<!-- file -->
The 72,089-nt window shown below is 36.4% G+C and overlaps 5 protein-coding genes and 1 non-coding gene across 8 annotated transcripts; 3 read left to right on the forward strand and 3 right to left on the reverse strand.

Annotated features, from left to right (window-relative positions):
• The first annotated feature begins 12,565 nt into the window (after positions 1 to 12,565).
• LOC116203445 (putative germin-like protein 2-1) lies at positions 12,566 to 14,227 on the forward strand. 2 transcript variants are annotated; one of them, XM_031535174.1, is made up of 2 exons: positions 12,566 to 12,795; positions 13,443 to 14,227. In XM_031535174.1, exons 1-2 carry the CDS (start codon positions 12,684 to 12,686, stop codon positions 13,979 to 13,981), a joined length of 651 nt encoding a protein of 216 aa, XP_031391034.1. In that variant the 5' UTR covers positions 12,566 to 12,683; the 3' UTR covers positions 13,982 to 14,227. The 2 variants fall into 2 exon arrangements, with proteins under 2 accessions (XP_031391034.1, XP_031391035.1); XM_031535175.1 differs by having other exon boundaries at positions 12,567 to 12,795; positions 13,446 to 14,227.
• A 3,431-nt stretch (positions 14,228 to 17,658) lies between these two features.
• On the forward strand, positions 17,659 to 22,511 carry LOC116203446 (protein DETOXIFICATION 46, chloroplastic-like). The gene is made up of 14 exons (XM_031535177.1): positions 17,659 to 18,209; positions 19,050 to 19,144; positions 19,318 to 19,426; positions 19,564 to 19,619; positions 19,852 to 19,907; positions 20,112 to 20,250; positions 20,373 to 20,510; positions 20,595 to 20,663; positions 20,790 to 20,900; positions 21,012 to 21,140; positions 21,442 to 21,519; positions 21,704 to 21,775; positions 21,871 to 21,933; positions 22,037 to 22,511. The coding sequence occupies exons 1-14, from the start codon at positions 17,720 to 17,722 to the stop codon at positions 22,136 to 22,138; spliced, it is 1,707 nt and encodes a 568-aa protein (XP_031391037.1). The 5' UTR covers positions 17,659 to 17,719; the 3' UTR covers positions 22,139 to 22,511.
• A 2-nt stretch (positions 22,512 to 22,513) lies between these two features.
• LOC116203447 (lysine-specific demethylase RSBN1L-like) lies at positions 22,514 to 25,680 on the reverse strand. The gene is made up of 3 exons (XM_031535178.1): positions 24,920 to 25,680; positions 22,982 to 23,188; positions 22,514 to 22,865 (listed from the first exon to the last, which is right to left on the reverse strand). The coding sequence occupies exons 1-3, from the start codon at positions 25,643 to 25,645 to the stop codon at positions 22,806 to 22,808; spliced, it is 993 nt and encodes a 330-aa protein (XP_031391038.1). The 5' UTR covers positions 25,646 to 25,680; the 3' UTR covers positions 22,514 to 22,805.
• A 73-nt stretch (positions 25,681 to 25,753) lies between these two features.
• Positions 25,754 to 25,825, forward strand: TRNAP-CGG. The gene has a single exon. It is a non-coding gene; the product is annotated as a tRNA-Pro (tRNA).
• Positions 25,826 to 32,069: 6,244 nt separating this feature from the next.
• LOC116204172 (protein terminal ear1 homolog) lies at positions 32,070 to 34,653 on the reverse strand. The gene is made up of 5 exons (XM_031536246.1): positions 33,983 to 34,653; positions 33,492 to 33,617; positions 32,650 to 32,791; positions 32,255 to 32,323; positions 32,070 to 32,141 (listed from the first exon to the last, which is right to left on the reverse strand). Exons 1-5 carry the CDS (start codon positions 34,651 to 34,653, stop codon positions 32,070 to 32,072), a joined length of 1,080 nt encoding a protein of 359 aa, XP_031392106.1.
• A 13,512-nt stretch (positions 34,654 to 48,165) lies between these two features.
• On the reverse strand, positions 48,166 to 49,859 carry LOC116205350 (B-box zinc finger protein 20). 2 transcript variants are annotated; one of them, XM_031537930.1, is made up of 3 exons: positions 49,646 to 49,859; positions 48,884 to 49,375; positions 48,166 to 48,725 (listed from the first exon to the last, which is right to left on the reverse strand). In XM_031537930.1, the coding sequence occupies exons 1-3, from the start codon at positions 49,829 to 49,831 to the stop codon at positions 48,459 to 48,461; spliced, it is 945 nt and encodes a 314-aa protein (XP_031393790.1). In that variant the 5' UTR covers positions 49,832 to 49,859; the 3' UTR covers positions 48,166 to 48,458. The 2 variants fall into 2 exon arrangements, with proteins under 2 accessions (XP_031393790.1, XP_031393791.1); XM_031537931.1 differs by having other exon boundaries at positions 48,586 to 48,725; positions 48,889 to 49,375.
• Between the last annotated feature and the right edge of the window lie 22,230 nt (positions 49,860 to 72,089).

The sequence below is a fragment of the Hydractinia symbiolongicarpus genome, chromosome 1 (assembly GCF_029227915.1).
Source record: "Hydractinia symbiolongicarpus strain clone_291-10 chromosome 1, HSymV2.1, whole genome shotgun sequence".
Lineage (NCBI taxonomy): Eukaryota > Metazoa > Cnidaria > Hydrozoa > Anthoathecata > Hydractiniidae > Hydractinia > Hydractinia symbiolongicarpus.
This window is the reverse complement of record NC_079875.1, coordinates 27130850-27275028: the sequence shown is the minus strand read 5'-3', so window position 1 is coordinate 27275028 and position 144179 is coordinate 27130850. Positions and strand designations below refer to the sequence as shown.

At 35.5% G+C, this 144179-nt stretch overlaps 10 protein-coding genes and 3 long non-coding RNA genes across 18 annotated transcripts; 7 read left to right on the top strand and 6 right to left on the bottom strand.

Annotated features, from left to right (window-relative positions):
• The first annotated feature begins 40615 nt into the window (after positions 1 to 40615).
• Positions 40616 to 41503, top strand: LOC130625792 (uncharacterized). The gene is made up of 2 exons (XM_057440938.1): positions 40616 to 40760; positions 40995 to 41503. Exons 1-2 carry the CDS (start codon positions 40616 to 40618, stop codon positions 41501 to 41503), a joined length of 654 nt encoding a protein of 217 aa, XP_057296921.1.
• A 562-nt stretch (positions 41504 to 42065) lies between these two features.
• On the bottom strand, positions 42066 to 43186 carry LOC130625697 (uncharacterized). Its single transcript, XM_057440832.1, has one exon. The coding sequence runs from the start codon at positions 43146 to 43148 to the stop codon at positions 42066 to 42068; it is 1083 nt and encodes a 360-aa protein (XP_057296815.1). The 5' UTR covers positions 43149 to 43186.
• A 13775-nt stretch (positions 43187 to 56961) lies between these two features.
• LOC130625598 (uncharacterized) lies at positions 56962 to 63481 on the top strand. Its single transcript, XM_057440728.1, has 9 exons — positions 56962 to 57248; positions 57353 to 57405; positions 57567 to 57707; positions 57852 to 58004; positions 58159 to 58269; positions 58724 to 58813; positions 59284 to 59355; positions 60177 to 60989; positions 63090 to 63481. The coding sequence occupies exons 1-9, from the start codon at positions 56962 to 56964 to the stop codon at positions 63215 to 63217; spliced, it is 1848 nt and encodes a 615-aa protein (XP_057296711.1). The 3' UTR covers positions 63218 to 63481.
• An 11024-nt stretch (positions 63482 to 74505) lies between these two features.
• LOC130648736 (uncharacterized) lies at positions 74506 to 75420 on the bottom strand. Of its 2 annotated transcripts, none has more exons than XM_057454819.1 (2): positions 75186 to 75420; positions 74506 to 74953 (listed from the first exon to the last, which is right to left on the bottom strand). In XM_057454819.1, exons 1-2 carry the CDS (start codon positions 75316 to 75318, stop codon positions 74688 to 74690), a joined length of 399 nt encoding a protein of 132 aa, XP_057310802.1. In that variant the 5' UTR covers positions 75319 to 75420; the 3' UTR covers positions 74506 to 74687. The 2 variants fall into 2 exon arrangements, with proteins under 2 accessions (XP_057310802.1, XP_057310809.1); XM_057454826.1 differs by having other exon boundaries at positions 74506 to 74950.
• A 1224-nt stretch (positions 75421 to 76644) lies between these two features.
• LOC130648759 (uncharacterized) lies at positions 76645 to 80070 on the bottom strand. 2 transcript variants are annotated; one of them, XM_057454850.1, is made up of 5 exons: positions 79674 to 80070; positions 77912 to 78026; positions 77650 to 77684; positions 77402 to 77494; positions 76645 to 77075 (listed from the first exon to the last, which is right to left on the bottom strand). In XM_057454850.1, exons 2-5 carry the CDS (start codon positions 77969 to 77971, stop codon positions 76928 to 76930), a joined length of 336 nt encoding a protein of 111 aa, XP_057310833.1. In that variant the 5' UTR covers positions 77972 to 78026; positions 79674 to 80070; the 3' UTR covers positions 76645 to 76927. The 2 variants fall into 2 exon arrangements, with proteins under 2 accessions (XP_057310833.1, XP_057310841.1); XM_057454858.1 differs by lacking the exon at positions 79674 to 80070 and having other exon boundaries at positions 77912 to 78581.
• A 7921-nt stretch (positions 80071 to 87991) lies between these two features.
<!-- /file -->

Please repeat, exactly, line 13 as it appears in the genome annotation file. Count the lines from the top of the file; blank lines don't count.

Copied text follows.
• A 13,512-nt stretch (positions 34,654 to 48,165) lies between these two features.